Many states have a designated state bird, flower, fish, tree, rock, etc. And, many states also have a state soil – one that has significance or is important to the state. The “Downer” is the official state soil of New Jersey. Why is Downer important to New Jersey?
What makes the Downer soil so important is its use and prevalence in the State. Most of Downer soils are used as woodlands. Common tree species consist of mixed oaks of chestnut, blackjack, white, black, scarlet and post oaks; hickory; and scattered pitch pines, shortleaf pines, and Virginia pines. Blueberry and bracken fern provide the bush or shrub layer under the trees. These forests are home to white-tailed deer, opossum, mushrooms, lichens and more.
New Jersey is known as the “Garden State,” and Downer soil plays a role in that. About 40% of the soil is used for cultivation of high-value vegetable and fruit crops, such as peppers, tomatoes, cabbage, apples, asparagus, and sweet potatoes.
In general, soils can be used for agriculture (growing foods, raising animals, stables); engineering (roads, buildings, tunnels); ecology (wildlife habitat, wetlands), recreation (ball fields, play- ground, camp areas) and more. In addition to being the base for New Jersey’s woodlands and high-value vegetables and fruits, Downer soil has additional uses. Producers grow hay, use land that has Downer soil as pasture, and grow nursery stock and sod production. In addition, some of the soil has been used for sand mining and some towns are settled on Downer soil.
When a soil cannot be used for one or more of the described functions, it is referred to as a limitation. Soil scientists studied Downer soil and identified that it has moderate limitation. Because of this, only some types of plants can be grown on this soil and it must be monitored for erosion. Drought can be a problem, too, so irrigation may be necessary. Since Downer soil can have a loose sandy surface, it is not suitable for construction of recreation facilities. In some locations, Downer is not good for building a house with a basement or onsite sewage treatment and dispersal field because of the high water table.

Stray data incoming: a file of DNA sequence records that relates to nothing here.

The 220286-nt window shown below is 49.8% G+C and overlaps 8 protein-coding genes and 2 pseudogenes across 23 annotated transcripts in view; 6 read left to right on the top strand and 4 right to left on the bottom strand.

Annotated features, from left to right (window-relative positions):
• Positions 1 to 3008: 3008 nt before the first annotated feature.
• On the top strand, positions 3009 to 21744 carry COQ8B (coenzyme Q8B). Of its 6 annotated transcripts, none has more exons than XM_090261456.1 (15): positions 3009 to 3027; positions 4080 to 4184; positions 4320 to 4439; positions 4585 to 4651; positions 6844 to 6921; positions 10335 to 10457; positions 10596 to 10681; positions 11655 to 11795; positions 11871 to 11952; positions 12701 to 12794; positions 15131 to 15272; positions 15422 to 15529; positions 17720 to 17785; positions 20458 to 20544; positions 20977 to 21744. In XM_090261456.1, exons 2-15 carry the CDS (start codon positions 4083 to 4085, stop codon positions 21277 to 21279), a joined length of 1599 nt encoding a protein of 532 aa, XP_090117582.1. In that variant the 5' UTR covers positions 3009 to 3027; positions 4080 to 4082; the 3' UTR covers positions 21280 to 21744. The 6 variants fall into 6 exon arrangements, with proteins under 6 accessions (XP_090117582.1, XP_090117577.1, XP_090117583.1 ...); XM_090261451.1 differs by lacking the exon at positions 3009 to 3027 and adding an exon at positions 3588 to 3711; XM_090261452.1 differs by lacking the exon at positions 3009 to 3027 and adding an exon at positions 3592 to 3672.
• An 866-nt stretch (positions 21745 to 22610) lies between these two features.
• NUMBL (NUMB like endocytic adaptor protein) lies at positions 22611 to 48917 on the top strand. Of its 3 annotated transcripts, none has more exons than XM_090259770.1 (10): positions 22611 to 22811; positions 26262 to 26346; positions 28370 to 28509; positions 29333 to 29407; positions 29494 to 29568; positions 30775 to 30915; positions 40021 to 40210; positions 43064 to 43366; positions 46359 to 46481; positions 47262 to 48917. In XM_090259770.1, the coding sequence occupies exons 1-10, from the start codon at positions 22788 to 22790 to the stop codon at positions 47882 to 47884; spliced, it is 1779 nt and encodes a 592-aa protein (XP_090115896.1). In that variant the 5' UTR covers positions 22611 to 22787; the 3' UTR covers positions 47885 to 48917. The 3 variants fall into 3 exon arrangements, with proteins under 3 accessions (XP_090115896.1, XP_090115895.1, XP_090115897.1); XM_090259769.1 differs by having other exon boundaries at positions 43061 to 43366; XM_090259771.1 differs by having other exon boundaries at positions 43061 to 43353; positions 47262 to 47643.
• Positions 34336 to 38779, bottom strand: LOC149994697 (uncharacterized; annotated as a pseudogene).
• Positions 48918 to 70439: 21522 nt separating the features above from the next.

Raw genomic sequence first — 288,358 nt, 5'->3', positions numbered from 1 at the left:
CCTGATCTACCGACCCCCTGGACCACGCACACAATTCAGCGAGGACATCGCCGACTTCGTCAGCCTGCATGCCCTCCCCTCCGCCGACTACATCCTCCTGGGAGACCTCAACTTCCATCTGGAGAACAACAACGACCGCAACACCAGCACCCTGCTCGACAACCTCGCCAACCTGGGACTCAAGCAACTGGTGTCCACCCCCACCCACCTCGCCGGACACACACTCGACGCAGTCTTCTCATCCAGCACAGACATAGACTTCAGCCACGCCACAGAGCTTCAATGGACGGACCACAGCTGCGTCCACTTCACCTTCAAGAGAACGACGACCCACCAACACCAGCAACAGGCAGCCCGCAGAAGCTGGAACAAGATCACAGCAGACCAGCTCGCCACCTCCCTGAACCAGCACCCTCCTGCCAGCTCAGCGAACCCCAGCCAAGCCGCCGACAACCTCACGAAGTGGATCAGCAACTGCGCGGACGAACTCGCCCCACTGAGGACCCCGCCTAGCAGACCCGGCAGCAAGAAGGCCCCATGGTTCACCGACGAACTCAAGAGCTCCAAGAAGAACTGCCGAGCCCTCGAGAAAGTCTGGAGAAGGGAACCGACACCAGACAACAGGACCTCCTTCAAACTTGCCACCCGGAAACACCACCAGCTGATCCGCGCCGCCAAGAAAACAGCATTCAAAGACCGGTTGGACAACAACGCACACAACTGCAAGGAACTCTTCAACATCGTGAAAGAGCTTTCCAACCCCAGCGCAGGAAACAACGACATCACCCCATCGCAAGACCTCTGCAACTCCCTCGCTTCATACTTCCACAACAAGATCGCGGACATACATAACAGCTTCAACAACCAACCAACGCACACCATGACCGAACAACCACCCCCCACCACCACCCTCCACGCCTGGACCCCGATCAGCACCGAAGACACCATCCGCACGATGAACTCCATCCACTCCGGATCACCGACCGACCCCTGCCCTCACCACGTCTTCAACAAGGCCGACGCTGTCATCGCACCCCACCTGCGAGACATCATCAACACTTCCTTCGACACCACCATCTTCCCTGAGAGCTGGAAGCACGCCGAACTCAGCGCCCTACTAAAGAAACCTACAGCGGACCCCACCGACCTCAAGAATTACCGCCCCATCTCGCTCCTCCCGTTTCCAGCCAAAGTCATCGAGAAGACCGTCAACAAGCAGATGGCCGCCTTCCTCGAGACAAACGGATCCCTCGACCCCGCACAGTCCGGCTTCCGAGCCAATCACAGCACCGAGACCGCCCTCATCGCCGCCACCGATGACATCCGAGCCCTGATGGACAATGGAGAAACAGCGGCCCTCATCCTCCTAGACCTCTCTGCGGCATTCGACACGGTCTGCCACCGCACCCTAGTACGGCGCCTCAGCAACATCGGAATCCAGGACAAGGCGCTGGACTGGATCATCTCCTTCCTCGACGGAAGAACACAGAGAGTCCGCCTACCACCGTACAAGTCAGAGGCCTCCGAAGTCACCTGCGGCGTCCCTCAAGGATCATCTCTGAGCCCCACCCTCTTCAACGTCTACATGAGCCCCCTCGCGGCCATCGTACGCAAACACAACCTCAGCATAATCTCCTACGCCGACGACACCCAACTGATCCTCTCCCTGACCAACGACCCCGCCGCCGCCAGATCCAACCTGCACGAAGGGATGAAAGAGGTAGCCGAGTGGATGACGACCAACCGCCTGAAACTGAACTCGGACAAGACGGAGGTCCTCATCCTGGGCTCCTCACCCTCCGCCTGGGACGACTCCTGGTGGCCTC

Where is Downer found in New Jersey?
Soil scientists divide New Jersey into 4 “ecoregions” shown in Figure 1. Downer formed in the coastal plain area, which accounts for the largest area of New Jersey. It has a generally flat topography dominated by deposits from oceans and seas on top of older metamorphosed rocks. Sand dominates the soil texture but Downer can also have textures with considerable silt and clay fractions. The sediments consist of layers of sand, silt and clay that were deposited alternately in river deltas, and marine environments as the sea level fluctuated. The soil is rather unproductive and acid.
Some areas in this region have an important type of soil mineral called glauconite (greensand) which has been mined in the past for use in fertilizer. Greensands are rich in iron, phosphoric acid, and/or calcium carbonate. The Coastal Plain sediments have been mined for bog iron, glass sand, foundry sand, ceramic and brick clay, and titanium from the mineral, ilmenite, in sand deposits. It continues to supply sand for glass, and sand and gravel for construction. A large expanse of the region comprises the Pine Barrens, a vast area covered mainly by pines, several species of oak trees and sandy acidic soil. The Pine Barrens are adapted to occasional fires that periodically spread in a mosaic pattern across large areas. Sphagnum bogs, coastal salt ponds, cedar swamps, mixed forests, croplands and urban development along the Atlantic coast characterize the remaining part of the Coastal Plain. Most of the crop cultivation is done in the south and southwest portion. The sand formations are productive aquifers and important ground water reservoirs.
By: Wale Adewunmi, Middlesex County Utilities Authority
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To download the entire Downer: New Jersey State Soil booklet, or to see any of the other state booklets already completed, visit http://www.soils4teachers.org/state-soils.